How did the split 7-inch with Shapes and Sizes come about?

HENNIES: Michael from Asthmatic Kitty is an old friend from my San Diego days and he really loves both bands. He introduced us to Shapes and Sizes last year and we played together in Texas and became fast friends. When the label had the idea for a split 7-inch series it was a natural fit. Shapes and Sizes are four of the most awesome people ever.

What other bands are you liking?

HENNIES: Ahh, so many. W-S Burn, Peter and the Wolf, the Shivers, Breezy Days Band, the Curtains, Baby Dee, Bear in Heaven, Souled American, Jandek, Cerberus Shoal, Alex Lukashevsky and his band Deep Dark United, Possessed by Paul James, Fat Worm of Error, the Wandelweiser composers group... Google searches on those should give you enough staggeringly good music to last you a couple decades.

How do you come across most of the bands you're into right now?

HENNIES: It varies. Some of them are friends, friends of friends, and so on. Others I just happen to see play or we play with them; also I have a more or less insatiable appetite for new music so I'm always checking out new stuff and occasionally run across something really incredible, which is how I heard both the Shivers and Alex Lukashevsky, two of my absolute favorite songwriters.

Do you feel like you guys are part of any specific scene?

HENNIES: I certainly don't feel like I'm a part of any kind of "scene," though someone who reviewed our last show in San Francisco said that they thought us, Breezy Days Band, and the Curtains were all part of an as-of-yet-unnamed genre, which is totally fine with me since we love both of those bands. Beyond that I don't feel any particular kinship with any kind of "movement" or scene. We're a total musical oddity in Austin, to say the least.  

What's Austin's music scene like right now? The only other band I know well is Peter and the Wolf.

HENNIES: Yeah, Peter and the Wolf is the greatest, and I say that as both a sometimes member and a hopelessly obsessed fan. I love Austin and its music scene just based on the staggering number of people playing just about every kind of music you could think of. This is the only place I've ever lived where I can spend my time playing in the Weird Weeds, a pop band, a chamber ensemble, improvised music, and so on. I've also met more amazing musicians here than anywhere else I've lived and hope to stay as long as possible.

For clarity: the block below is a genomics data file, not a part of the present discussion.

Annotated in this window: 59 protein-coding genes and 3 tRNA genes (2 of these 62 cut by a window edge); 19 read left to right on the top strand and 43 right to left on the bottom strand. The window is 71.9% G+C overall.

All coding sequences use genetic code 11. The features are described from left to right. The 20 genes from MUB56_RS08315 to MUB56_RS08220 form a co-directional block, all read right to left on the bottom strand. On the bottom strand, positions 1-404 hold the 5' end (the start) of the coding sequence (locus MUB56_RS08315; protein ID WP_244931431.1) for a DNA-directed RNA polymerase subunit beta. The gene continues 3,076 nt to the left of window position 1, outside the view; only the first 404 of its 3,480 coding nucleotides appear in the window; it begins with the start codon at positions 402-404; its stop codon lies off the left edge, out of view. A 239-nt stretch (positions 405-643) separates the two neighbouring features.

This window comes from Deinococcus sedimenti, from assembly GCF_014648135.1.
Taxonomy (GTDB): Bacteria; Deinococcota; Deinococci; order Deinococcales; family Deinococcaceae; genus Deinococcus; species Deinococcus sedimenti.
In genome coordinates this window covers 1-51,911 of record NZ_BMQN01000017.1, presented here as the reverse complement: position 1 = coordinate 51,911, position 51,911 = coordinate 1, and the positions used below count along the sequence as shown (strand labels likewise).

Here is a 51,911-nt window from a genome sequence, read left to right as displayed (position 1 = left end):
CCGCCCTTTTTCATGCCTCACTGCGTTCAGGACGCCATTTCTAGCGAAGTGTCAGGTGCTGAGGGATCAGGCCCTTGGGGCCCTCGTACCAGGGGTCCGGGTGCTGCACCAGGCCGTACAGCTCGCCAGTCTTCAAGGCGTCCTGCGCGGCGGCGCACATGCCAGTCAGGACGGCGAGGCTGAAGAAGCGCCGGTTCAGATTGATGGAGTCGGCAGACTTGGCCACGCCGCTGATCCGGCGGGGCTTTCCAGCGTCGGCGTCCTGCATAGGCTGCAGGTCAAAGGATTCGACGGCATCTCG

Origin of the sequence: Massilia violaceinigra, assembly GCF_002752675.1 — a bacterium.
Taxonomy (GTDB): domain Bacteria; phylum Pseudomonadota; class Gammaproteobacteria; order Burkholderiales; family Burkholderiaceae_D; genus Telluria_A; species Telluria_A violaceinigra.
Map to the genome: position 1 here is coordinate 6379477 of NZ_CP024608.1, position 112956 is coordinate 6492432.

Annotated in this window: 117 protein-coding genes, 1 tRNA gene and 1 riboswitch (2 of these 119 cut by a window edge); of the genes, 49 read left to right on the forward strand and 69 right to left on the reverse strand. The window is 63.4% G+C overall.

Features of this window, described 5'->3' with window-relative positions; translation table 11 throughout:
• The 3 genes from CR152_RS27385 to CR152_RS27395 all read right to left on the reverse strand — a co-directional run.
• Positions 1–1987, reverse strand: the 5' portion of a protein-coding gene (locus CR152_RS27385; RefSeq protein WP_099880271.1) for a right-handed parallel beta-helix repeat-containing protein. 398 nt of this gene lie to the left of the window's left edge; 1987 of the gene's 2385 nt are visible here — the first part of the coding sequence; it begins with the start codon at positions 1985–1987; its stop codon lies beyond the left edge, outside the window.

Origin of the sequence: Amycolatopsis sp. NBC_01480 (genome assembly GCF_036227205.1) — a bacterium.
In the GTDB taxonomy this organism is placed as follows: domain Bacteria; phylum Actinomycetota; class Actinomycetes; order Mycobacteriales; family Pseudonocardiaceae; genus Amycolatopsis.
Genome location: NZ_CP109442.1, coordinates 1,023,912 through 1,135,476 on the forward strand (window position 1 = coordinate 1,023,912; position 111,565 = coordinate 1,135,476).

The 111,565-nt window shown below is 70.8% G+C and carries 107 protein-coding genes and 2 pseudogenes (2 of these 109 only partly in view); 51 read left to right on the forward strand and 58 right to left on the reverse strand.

Where did you live before this?

HENNIES: I grew up in Louisville during the heyday of Rodan and Crain. It was terrific to be around such an active music scene then, but it's such a small town that there's not a whole lot of variety. Everybody knows everyone, which can get tiresome. I've also lived in Urbana, IL, and San Diego before I came to Austin, both of which didn't have much to offer outside of the music schools I was going to. I lived in Leeds, UK, for a year too, but was too antisocial to actually make any friends there so I can't really speak to the quality of the music scene.

Have you been anywhere on tour where you're like, "Yeah, I could definitely live here"?

HENNIES: I've been in Austin for about three and a half years now and if you ask me what I think of it I'll say every time, "I freakin' love it" and that hasn't changed. There are a lot of great cities like Portland, ME, Toronto, and San Francisco that I really love and could imagine living there, but none are as good a fit as Austin. If someone could just solve the traffic problem...

What's next for you guys?

HENNIES: We've been working on material for another album that we'll start feverishly working on again as soon as this tour and the holidays are over with. We have a lot of new material that I'm really excited about, but not much of it is finished yet. There's talk of doing something more elaborate with the next album, but it's all in very early stages right now. I'm guessing we'll take it easy on the touring for a while until the next record is done, unless something really great comes up.